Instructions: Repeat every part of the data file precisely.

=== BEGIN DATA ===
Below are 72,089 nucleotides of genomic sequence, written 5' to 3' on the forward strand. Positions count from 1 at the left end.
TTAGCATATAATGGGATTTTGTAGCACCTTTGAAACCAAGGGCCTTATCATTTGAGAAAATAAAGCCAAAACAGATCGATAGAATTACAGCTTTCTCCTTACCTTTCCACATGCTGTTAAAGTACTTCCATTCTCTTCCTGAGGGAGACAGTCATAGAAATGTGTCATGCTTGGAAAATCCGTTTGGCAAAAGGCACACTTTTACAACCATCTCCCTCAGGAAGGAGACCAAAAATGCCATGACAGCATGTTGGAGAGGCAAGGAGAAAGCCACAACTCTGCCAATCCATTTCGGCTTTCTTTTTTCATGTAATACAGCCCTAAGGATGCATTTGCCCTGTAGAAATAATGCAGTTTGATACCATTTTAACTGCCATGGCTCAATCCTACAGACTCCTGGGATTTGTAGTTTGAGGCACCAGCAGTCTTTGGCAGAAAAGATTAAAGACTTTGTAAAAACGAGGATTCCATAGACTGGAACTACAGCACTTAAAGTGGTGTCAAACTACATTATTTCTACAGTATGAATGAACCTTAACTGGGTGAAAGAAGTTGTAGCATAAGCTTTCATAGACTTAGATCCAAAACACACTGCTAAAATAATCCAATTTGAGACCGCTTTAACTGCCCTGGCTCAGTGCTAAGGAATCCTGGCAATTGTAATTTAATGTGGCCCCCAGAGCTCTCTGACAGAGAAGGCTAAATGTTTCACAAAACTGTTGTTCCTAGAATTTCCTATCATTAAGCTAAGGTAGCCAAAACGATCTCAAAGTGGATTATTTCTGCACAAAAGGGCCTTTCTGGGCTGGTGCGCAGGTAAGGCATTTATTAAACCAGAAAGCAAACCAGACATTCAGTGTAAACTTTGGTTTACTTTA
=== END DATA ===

Below are 72,089 nucleotides of genomic sequence, written 5' to 3' on the forward strand. Positions count from 1 at the left end.
TTAGCATATAATGGGATTTTGTAGCACCTTTGAAACCAAGGGCCTTATCATTTGAGAAAATAAAGCCAAAACAGATCGATAGAATTACAGCTTTCTCCTTACCTTTCCACATGCTGTTAAAGTACTTCCATTCTCTTCCTGAGGGAGACAGTCATAGAAATGTGTCATGCTTGGAAAATCCGTTTGGCAAAAGGCACACTTTTACAACCATCTCCCTCAGGAAGGAGACCAAAAATGCCATGACAGCATGTTGGAGAGGCAAGGAGAAAGCCACAACTCTGCCAATCCATTTCGGCTTTCTTTTTTCATGTAATACAGCCCTAAGGATGCATTTGCCCTGTAGAAATAATGCAGTTTGATACCATTTTAACTGCCATGGCTCAATCCTACAGACTCCTGGGATTTGTAGTTTGAGGCACCAGCAGTCTTTGGCAGAAAAGATTAAAGACTTTGTAAAAACGAGGATTCCATAGACTGGAACTACAGCACTTAAAGTGGTGTCAAACTACATTATTTCTACAGTATGAATGAACCTTAACTGGGTGAAAGAAGTTGTAGCATAAGCTTTCATAGACTTAGATCCAAAACACACTGCTAAAATAATCCAATTTGAGACCGCTTTAACTGCCCTGGCTCAGTGCTAAGGAATCCTGGCAATTGTAATTTAATGTGGCCCCCAGAGCTCTCTGACAGAGAAGGCTAAATGTTTCACAAAACTGTTGTTCCTAGAATTTCCTATCATTAAGCTAAGGTAGCCAAAACGATCTCAAAGTGGATTATTTCTGCACAAAAGGGCCTTTCTGGGCTGGTGCGCAGGTAAGGCATTTATTAAACCAGAAAGCAAACCAGACATTCAGTGTAAACTTTGGTTTACTTTA